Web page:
Would that reasonable person have done what she did? If you are sure that a reasonable person would not have done what she did, then again the defence of duress does not apply.

This defendant is not on trial for the murders of Nicola or Karen in 1986 nor for the attack on another young girl four years later in 1990.

She bears no responsibility for Russell Bishop’s terrible crimes.

She is charged with offences relating to her own conduct – offences relating to the choices that she made to support Russell Bishop and to lie in the course of criminal proceedings.

Those lies mattered. They undermined a key part of the prosecution’s case relating to attribution of the sweatshirt DE/1 to Russell Bishop.

When you look, as you will do in this trial, at the records of how she behaved in 1986 and 1987, doubtless, Russell Bishop used physical violence towards her.

Doubtless, there was considerable tension between them as a result of his relationship with Marion Stevenson that led to violent arguments between them.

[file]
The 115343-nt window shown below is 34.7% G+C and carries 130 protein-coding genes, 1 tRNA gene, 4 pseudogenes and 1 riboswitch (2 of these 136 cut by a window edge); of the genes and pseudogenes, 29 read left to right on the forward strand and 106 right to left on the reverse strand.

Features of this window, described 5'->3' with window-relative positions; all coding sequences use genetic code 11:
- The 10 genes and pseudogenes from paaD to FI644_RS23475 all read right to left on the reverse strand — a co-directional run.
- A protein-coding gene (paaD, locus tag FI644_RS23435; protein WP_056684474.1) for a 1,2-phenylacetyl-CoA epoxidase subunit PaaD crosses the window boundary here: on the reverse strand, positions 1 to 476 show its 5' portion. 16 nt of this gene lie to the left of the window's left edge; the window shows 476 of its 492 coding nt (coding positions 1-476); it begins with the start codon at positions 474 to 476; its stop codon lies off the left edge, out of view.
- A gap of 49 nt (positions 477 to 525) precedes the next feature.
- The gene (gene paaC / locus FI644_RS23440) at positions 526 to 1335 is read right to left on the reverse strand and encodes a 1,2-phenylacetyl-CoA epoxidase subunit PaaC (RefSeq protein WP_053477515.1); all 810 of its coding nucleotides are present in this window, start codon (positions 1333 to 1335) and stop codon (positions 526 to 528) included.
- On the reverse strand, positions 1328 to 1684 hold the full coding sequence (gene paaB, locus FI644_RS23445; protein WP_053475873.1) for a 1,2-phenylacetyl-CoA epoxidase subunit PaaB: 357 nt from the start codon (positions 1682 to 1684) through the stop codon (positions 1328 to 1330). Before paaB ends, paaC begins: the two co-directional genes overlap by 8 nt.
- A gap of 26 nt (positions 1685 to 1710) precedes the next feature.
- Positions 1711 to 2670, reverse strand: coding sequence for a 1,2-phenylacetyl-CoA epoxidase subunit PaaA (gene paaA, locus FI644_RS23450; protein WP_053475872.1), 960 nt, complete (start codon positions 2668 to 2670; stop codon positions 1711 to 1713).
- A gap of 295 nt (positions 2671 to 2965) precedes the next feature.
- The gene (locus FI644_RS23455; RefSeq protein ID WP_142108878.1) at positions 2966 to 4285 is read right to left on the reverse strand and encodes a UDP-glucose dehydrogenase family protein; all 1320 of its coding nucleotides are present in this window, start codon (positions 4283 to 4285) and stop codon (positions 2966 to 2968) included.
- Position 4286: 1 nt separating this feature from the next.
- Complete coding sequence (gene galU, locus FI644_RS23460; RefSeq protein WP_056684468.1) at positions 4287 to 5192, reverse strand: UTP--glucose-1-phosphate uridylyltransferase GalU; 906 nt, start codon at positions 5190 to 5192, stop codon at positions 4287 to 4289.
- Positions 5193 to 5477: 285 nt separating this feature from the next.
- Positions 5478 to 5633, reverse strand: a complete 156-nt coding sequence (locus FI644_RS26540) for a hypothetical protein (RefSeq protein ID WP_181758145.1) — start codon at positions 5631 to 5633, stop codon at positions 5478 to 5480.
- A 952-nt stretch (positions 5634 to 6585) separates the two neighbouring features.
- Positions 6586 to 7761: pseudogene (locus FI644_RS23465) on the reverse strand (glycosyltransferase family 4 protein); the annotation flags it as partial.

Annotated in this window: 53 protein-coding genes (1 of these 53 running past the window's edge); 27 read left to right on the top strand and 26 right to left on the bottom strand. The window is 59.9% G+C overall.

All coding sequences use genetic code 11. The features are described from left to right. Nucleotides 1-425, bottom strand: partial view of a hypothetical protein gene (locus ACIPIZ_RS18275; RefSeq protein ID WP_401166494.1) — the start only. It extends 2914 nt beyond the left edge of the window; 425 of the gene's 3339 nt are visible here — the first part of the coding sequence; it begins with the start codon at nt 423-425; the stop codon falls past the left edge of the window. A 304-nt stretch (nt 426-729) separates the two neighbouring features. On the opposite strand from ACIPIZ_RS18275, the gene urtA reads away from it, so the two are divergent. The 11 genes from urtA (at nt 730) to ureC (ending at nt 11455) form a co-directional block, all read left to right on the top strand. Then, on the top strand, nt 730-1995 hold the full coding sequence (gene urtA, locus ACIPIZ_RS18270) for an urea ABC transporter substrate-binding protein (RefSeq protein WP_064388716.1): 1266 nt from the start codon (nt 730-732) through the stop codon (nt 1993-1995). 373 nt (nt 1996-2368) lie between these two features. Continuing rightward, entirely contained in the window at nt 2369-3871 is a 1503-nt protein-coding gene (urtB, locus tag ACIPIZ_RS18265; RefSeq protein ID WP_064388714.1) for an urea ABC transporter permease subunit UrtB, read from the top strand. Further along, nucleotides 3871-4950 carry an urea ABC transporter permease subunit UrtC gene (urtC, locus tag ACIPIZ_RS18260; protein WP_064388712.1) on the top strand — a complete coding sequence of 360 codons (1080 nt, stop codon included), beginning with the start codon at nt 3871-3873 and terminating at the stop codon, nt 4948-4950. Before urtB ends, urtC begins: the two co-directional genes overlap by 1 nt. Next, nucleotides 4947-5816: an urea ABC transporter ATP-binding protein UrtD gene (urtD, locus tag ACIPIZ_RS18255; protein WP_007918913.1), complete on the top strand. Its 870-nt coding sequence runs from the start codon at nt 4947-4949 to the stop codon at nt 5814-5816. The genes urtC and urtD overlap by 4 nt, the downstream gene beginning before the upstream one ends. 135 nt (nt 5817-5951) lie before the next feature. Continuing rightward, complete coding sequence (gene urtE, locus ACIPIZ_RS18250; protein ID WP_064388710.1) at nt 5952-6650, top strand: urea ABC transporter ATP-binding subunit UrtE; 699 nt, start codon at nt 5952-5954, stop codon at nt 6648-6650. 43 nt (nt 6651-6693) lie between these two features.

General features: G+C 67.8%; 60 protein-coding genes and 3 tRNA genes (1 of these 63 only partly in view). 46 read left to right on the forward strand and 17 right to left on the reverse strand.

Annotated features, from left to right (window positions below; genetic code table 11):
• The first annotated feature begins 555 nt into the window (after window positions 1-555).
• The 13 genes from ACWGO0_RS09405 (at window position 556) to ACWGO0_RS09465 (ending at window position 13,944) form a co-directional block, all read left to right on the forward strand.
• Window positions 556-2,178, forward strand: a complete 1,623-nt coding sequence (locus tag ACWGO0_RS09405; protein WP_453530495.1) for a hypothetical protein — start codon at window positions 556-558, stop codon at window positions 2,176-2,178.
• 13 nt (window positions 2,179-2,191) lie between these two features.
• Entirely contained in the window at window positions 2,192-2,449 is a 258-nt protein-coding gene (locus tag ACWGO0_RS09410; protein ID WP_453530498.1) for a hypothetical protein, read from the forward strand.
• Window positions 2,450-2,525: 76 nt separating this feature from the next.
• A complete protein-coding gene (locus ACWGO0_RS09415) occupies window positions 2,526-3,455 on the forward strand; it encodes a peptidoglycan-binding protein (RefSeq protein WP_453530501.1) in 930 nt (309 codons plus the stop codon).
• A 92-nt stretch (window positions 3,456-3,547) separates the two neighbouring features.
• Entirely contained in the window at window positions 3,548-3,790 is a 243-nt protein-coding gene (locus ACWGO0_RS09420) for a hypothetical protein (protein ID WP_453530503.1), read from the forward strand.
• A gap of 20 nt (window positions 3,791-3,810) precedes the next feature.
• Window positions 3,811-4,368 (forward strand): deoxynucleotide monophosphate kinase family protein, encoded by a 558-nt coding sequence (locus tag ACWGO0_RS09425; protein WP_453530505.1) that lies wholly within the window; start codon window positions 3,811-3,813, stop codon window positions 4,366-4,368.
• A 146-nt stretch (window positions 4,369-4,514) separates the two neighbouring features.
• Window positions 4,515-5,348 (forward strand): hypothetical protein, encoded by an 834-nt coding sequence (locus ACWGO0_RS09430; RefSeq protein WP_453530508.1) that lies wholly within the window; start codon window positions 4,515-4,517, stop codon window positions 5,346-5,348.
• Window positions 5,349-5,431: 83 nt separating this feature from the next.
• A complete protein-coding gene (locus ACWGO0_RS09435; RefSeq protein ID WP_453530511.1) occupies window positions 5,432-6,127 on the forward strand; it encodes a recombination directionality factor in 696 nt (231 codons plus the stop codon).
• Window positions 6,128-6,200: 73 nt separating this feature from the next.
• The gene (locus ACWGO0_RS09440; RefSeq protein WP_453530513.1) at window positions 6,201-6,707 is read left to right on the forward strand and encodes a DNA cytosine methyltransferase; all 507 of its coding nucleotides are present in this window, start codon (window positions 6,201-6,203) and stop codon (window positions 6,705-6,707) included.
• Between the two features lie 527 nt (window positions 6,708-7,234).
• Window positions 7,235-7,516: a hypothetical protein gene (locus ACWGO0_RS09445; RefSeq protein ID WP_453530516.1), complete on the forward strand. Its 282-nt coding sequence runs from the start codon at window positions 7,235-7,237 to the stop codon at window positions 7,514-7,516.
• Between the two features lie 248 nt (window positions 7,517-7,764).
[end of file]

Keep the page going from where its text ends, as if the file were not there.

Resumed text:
But when she came to make the lying statement to Russell Bishop’s solicitor in October 1987 and when she gave lying evidence on oath in November 1987, the prosecution’s case is that she made a choice – a choice to put herself and her family first, a choice to protect Russell Bishop, a choice that she stood by for many years after that, even in the knowledge that she had lied at the trial.

Whether or not the prosecution’s case that she was not acting under duress at that time is correct will be for you to determine, having heard all of the evidence.

The trial continues.

  1. roy pennington Reply

    glad to read this albeit hard work to do so ; i guess if the reporter has taken the effort to transcribe it, the reader must suffer too = and the court proceedings are not “on-line” so this is the next best thing to not actually being there…